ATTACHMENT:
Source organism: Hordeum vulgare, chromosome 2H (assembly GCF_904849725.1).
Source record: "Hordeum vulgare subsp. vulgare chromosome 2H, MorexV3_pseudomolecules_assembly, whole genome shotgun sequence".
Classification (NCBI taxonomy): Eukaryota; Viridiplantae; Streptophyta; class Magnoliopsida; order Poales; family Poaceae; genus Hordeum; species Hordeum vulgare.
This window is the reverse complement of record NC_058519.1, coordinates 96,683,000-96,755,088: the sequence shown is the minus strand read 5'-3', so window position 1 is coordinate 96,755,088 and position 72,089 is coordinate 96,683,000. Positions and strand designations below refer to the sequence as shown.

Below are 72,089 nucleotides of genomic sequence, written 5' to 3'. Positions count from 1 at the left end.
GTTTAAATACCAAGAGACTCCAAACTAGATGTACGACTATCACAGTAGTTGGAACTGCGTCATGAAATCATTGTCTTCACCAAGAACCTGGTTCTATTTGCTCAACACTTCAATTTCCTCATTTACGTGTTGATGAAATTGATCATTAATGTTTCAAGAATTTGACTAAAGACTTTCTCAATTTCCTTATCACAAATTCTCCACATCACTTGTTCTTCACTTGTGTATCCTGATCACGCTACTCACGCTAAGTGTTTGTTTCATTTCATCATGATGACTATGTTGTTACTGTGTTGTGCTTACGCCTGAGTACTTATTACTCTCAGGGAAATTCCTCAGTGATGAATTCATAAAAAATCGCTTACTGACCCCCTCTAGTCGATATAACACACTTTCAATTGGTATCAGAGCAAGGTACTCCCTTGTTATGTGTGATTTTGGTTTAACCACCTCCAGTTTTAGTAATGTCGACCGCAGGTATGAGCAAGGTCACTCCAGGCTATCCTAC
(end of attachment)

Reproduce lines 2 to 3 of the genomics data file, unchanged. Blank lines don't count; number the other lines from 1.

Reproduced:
Source record: "Hordeum vulgare subsp. vulgare chromosome 2H, MorexV3_pseudomolecules_assembly, whole genome shotgun sequence".
Classification (NCBI taxonomy): Eukaryota; Viridiplantae; Streptophyta; class Magnoliopsida; order Poales; family Poaceae; genus Hordeum; species Hordeum vulgare.